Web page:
Tax trick: how you can claim back ‘overpaid’ inheritance tax following market falls 

Shares inherited before the recent market crash will have incurred a tax bill reflecting prices before the crash.

Anyone who has recently inherited shares may be entitled to a refund on previously paid inheritance tax (IHT) due to the recent stock market falls, according to private client law firm Wilsons.

IHT is calculated on the value of assets on the date of the deceased passing, with the tax due to be paid six months from that date. Therefore, any shares inherited before the recent market crash will have incurred a tax bill reflecting what were historically high prices for shares.

For individuals with an estate greater than £325,000, the rate of tax sits at 40%.

However, over the past month, the value of almost every major listed company has dropped significantly, as fear of the economic damage of coronavirus spread. As a result, anyone who has, or plans, to sell their inherited shares may be entitled to a rebate.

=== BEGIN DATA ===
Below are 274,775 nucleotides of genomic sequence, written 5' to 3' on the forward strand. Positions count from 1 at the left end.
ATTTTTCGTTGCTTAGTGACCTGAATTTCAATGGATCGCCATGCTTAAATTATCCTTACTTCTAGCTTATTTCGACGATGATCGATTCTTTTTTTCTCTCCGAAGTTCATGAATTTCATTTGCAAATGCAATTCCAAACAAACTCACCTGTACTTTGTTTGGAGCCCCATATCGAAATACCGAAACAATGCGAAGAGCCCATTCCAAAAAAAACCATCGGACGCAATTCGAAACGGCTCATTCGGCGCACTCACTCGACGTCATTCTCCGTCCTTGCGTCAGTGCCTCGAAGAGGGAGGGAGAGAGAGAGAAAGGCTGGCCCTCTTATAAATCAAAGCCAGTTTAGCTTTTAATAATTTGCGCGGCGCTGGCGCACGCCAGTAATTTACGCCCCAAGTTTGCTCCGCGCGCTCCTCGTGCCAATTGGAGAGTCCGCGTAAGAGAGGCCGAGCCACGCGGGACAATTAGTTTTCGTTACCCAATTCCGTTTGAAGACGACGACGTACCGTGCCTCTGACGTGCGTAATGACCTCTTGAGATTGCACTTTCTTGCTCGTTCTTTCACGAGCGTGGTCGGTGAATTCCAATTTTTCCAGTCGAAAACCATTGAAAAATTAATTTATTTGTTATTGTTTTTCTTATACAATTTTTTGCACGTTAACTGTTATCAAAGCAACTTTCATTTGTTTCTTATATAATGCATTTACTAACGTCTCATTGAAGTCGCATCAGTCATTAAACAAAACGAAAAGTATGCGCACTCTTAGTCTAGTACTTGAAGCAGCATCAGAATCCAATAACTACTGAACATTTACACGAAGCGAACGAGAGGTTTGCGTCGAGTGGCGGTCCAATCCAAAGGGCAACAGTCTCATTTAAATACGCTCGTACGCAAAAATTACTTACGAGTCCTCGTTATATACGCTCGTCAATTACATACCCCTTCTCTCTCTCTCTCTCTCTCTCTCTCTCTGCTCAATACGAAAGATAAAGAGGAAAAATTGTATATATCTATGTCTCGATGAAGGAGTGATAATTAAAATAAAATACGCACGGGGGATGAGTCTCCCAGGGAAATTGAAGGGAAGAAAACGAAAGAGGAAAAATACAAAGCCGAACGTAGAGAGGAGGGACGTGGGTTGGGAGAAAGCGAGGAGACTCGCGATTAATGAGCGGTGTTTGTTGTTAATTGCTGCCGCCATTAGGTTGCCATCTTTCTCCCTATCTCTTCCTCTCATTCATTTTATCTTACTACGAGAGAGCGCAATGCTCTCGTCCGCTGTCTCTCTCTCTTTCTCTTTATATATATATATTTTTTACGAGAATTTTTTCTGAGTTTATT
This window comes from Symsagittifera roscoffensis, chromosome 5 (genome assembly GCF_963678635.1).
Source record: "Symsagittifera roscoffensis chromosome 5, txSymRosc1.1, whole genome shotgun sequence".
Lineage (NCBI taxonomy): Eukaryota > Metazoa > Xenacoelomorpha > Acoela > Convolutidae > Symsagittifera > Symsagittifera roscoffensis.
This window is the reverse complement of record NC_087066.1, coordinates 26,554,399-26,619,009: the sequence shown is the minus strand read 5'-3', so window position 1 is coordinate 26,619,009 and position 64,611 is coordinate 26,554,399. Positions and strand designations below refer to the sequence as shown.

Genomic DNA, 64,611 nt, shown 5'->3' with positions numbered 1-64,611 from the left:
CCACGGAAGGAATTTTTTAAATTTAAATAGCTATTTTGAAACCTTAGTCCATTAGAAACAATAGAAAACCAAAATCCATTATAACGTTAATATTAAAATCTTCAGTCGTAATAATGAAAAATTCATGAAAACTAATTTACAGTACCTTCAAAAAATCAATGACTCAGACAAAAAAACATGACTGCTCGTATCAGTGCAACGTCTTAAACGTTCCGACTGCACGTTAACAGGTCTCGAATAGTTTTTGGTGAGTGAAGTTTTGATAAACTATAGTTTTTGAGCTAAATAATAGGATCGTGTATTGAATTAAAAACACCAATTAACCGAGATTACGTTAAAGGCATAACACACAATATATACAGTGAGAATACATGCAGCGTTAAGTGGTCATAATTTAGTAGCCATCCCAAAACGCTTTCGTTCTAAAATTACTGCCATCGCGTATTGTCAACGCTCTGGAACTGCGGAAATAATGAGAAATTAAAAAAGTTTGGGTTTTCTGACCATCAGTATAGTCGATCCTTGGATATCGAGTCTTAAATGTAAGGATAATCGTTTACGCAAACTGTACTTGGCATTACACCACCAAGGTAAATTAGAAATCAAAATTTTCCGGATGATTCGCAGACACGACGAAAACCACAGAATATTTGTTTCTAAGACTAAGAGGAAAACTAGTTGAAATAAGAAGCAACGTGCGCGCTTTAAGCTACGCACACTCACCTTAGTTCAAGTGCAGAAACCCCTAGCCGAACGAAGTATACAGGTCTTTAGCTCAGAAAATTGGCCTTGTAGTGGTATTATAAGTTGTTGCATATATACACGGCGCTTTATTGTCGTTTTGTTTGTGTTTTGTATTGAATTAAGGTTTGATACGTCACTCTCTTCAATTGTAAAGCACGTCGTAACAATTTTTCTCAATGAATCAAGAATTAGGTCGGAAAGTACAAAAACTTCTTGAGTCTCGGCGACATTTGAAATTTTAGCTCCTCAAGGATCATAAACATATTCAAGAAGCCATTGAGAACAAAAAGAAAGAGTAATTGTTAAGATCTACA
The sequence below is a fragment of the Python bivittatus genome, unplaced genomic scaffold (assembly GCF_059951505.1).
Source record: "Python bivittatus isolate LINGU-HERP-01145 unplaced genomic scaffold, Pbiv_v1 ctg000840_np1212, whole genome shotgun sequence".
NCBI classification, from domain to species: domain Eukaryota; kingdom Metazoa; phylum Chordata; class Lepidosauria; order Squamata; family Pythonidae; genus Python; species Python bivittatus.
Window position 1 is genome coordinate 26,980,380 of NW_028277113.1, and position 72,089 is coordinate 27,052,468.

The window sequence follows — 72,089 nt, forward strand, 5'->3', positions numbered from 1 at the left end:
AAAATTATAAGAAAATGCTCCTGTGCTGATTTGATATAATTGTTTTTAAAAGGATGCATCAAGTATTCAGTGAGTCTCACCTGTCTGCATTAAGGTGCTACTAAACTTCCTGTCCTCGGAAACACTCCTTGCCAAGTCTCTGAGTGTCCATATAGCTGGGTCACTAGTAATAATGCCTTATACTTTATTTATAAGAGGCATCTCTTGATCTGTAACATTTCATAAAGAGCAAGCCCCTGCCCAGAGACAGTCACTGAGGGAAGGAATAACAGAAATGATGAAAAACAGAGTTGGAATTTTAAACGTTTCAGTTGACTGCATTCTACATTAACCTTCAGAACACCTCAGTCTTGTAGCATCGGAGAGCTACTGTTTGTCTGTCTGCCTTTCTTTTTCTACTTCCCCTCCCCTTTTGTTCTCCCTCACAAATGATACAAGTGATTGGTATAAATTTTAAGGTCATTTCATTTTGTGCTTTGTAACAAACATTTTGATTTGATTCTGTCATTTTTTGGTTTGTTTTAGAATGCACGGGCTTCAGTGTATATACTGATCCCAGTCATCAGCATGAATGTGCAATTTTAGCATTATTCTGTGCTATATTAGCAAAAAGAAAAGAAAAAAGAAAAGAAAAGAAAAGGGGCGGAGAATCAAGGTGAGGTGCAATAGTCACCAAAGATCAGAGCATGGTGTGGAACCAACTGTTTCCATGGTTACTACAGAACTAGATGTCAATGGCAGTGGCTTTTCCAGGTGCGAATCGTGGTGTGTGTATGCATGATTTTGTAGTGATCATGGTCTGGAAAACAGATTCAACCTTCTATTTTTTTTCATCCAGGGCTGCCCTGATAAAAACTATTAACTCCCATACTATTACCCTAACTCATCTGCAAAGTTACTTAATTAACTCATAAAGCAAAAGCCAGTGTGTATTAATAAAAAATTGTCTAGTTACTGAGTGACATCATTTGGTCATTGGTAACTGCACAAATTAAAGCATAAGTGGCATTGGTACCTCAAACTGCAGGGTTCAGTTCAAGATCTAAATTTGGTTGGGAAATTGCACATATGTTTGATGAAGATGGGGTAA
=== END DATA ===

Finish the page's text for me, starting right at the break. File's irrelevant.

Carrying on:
Lawyers at Wilsons point out that anyone who has decided to sell their shares since the market declines can now been deemed as having previously “overpaid” on their original IHT bill. Wilson points out that heirs are able to apply for IHT relief if what they have inherited incurs losses during a sale within 12 months of inheriting the assets.

They use the following example: “If a portfolio with a value of £1 million at the date of death was inherited, the tax owed would be £270,000. Whereas if the portfolio of shares halved in value to £500,000 during the market crash then on sale within a year of the date of death a rebate can be applied for lowering the IHT to just £70,000.”

Such IHT rebates are not rare, with more than 4,500 people receiving one in the 2018-19 tax year.  

Rupert Wilkinson, partner at Wilsons says: “There are going to be some very large sums at stake and the process of making a claim for loss relief is relatively straightforward.

“Solicitors advising clients who have inherited shares should be highlighting this to them. The real problem comes with DIY probates where there is limited knowledge of the way inheritance tax works – there is no solicitor involved so nobody to advise the heirs that on a sale they can reclaim substantial amounts of overpaid tax. Unfortunately, HMRC is not going to warn them.”

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